CLASSIC WATER SKIING - SLALOM, TRICKS AND JUMP ...
Tournament water ski is the original form of water skiing, from which all other forms have been derived. Skiing on a plank - mind you, a highly developed piece of technical equipment these days - behind a boat can be done just for fun, a lot of fun actually, or in real competition, which of course is fun for both skiers and spectators. Tournament water ski has become one of the world’s leading water recreation activities and a competitive sport enjoyed by men and women, of all ages in the five continents.
In competition, tournament water ski divides into three events: slalom, tricks and jumping with a winner in each event and an overall winner.
The boat is driven down the centre of a line of boat buoys at a speed of 58 kph (36 mph) for men and 55 kph (34 mph) for women. The skier has to enter through the first set of gate buoys and then ski round six buoys, right and left alternately, exiting through the last set of gate buoys. Once this has been done successfully the rope is shortened to make the next pass more difficult. The line gets shorter and shorter until the skier gets wet! In fact the line gets so short that the distance from the boat to the buoys that the skier goes round is less than the rope length. To score one buoy the skier must round the buoy and return to the boats wake. If he rounds the buoy and falls before he gets to the boat wake he scores half a buoy. If he gets outside the buoy but fails to round it then he scores one quarter buoy. To complete the pass he must round all six buoys before being allowed to continue to the next (shorter) rope length.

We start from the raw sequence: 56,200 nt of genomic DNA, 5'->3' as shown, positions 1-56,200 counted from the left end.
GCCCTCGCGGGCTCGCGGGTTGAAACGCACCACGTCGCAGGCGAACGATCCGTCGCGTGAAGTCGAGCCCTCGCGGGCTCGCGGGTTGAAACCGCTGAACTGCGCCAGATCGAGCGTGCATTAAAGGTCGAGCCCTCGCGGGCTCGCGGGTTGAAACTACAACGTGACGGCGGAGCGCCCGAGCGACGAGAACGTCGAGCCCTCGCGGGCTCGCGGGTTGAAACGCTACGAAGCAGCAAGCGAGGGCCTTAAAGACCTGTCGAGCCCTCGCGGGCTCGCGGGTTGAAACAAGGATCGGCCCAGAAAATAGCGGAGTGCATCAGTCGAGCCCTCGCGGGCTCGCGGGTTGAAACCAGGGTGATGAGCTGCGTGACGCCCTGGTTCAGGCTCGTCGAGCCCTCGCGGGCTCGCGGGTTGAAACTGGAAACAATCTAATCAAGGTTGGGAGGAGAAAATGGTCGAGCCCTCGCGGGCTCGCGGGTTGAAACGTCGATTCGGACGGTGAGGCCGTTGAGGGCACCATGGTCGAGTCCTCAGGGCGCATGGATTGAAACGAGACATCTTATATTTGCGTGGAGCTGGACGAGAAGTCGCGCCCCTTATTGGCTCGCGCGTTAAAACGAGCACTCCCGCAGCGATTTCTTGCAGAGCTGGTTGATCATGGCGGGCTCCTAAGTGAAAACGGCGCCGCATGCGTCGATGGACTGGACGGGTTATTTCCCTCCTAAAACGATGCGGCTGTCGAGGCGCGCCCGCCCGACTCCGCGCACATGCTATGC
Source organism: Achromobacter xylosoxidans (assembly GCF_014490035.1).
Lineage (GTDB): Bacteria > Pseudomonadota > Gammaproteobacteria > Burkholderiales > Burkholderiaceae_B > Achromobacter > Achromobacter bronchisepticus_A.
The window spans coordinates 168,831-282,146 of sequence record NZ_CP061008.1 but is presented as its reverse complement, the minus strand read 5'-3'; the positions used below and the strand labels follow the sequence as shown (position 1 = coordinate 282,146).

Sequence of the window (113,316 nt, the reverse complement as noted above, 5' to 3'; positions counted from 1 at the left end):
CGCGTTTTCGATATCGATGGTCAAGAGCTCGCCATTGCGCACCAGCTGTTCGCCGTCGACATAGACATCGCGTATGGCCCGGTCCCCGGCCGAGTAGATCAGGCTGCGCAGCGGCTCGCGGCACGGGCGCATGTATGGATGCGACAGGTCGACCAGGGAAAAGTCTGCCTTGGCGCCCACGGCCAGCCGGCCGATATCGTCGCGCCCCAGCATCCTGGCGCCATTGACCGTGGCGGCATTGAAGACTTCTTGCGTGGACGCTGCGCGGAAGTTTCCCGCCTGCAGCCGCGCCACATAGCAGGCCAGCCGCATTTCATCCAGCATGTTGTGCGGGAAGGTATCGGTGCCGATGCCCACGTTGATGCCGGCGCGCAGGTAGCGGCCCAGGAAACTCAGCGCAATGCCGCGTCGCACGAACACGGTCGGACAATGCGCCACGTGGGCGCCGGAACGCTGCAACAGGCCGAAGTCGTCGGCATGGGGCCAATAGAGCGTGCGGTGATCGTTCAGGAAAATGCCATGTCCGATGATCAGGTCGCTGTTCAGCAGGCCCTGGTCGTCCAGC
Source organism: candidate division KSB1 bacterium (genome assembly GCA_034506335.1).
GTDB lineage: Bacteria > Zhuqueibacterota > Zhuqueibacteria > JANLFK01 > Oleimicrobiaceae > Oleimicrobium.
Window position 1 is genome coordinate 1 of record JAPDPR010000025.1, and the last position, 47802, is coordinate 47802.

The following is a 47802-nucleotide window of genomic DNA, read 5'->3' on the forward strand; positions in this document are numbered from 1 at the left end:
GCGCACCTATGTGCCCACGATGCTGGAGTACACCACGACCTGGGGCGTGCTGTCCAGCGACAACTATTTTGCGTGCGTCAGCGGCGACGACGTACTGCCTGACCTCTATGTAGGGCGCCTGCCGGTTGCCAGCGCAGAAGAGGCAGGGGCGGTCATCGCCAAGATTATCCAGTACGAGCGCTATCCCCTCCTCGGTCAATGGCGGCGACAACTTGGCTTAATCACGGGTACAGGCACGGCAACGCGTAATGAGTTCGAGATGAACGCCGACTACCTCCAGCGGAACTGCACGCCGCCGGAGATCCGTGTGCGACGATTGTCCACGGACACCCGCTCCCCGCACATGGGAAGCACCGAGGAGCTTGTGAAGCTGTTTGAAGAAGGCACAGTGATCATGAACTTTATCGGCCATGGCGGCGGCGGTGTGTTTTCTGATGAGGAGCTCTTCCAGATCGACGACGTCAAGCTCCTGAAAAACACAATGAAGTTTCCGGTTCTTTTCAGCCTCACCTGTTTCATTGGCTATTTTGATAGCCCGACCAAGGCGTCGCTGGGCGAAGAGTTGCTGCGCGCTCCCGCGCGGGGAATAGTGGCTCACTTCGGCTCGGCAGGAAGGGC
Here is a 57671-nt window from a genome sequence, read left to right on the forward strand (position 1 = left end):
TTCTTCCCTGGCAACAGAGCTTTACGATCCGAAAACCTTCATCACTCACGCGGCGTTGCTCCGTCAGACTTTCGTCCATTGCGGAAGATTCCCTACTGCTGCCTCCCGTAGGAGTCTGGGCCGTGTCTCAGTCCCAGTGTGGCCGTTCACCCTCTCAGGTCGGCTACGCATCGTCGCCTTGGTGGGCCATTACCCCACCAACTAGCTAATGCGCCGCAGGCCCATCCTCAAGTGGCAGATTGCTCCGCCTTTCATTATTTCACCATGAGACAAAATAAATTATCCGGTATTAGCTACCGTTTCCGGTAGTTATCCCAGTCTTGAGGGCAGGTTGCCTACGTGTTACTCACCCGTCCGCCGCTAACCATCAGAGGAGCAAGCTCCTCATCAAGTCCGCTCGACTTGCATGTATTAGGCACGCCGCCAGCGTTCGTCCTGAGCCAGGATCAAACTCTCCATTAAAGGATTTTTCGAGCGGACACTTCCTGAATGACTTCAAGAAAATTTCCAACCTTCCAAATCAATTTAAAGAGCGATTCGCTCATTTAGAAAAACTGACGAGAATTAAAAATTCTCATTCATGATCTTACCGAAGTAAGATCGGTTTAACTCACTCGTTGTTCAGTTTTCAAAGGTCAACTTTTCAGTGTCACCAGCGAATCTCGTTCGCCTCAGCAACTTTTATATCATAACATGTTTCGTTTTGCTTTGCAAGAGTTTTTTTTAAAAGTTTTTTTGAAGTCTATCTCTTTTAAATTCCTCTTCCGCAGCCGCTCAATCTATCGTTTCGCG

Each skier is given two twenty second passes in which he has the freedom to complete as many tricks as possible. The tricks may vary from simple 180 degree turns on the surface of the water to a somersault with twist. The points awarded for each trick are based on the difficulty of that trick. The skier may not repeat any trick although he may do the same trick but in the opposite rotational direction. This is called a "reverse" trick. The boat speed for tricks is much slower than for slalom, around 18 - 20 mph and each skier chooses his own speed. The judges have to decide for each trick whether it was performed to the rules and in time.
In this event the skier passes over a ramp (6' for men and 5' for women) lands and recovers to ski through a set course. Each skier has three attempts at the ramp. The idea is to get as wide as possible to the side of the boat and cut as late as possible at the ramp to generate the most speed and then spring off the top of the ramp. All that matters is the distance jumped and not the style use to achieve that distance.
After all three events are completed the results from each are combined, on the basis of a special calculating method, to give an overall result.